Matthew Crouch continues charting restrictive trade practices.


Last time we took a look at “third line forcing”. You’ll recall that, in essence, third line forcing happens when, for example, a venue says to a client hiring the venue (this could be an event manager): “You can have the space, but you must enter into a contract with a third party to provide audio-visual services as well.”
Third line forcing is outright illegal under the Competition & Consumer Act and severe penalties apply. To complete the picture, have a read of the legal column in the October/November edition of micenet AUSTRALIA for an outline of third line forcing, and the many guises it may take.
This time I’m taking a look at some of the other related forms of restrictive trade practice that abound in the meetings and events industry – bundling and some other “nasties”.
Bundling (otherwise known as “second line forcing” or “full-line forcing”) happens when a supplier sells two separate goods or services as a “bundle”. That is, the buyer can have product/service “A” only if he also acquires product/service “B”.
This is fundamentally different from third line forcing because the same supplier sells both products. With third line forcing, the buyer is obliged to acquire the second product or service from a third party – and the buyer has two separate contracts with two separate suppliers.
Again with apologies to the venue sector, the classic example is where the venue says to the hirer: “You can hire the space but you must also purchase audio-visual services from us.” One supplier (the venue); two services (hiring the space and providing audio-visual services).
It is important to note that either of the services can be provided by the supplier itself, or by a third party to which the service is outsourced.
The outsourcing of services creates a lot of confusion in this area. The use of a third party to actually provide one or both of the services does not cause this arrangement to be third line forcing (outright illegal). This is because, so far as the buyer is concerned, there is only one supplier to which it is contractually linked. In our example, the hirer deals only with the venue in a contractual sense. It does not matter that the venue has a contract with a third party to provide the audio-visual services at its venue. But it is important to recognise the correct contract structure and not in fact end up forcing a second contract with the third party.
In such cases (where the second service is outsourced by the supplier to a third party) the second service provider will often interact with the buyer – the A/V supplier may have a lot of contact direct with the client to work out the client’s needs – but that doesn’t translate to third line forcing.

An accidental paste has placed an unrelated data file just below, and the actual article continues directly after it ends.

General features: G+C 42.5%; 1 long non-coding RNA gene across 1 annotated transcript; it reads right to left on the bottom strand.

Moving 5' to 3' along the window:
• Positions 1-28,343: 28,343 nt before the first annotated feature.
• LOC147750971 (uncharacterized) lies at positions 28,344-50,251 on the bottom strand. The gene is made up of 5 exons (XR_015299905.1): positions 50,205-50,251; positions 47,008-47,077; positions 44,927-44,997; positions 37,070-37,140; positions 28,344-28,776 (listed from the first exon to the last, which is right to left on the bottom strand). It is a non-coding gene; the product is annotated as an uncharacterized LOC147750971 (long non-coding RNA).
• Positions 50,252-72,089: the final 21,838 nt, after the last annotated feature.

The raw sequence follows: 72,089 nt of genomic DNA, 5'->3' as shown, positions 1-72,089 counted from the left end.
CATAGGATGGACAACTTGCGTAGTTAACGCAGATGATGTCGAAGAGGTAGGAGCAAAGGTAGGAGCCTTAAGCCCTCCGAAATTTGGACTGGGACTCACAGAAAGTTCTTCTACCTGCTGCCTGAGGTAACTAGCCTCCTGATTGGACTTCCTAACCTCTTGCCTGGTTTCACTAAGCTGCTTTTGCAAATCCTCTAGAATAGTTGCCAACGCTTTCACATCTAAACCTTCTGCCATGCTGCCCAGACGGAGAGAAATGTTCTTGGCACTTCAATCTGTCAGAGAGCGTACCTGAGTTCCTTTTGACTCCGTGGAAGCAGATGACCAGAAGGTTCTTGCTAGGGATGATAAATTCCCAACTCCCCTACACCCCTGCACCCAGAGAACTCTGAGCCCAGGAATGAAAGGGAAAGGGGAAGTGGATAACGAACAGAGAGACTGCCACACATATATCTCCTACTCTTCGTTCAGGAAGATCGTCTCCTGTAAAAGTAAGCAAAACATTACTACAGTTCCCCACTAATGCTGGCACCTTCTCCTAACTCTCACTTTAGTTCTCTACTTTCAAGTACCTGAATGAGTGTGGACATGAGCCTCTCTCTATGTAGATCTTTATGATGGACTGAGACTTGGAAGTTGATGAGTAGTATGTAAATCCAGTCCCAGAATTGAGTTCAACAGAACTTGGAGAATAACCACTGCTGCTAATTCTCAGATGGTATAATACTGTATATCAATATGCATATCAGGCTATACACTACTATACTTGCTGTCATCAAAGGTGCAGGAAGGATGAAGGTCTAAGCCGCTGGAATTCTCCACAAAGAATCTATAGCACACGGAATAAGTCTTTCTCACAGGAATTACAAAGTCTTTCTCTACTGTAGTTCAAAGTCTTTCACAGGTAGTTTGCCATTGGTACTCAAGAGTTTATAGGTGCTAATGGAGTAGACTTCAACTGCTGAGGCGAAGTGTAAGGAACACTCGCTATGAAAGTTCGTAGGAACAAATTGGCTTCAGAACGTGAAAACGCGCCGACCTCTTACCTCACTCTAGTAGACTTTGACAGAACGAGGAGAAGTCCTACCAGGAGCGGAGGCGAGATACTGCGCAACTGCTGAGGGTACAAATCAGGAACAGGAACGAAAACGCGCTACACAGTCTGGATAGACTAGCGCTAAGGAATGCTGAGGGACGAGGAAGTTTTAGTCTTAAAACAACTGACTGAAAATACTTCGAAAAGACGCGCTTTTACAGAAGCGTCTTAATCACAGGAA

Why is there a need to make such a clear distinction with third line forcing? It’s simple – third line forcing is outright illegal. Break that law and your business is exposed to a penalty of up to $10 million (with substantial personal penalties for the company officers involved).
On the contrary, bundling is not outright illegal – it is illegal only if the effect or likely effect is a substantial lessening of competition in the relevant market. That is a significant extra matter to be proven before you can be guilty of illegal bundling – and there are way more cases decided on third line forcing than there are on bundling.
As with third line forcing there are some avenues for suppliers to get immunity from prosecution for bundling. The authorisation and notification procedures are available and there are reasonable prospects of attaining immunity unless the proposed conduct really involves a major detriment to the public. But often businesses do not want to go cap-in-hand to the ACCC as there is then the perception that you are now “on the radar”.
If your business is contemplating bundling I would recommend the notification procedure – it is relatively inexpensive and can provide immunity within a matter of weeks.
If your business is contemplating an arrangement that could be third line forcing then my recommendation would be more emphatic – get immunity form notification or else do not do it at all – it is outright illegal!

Matthew Crouch can be contacted via email on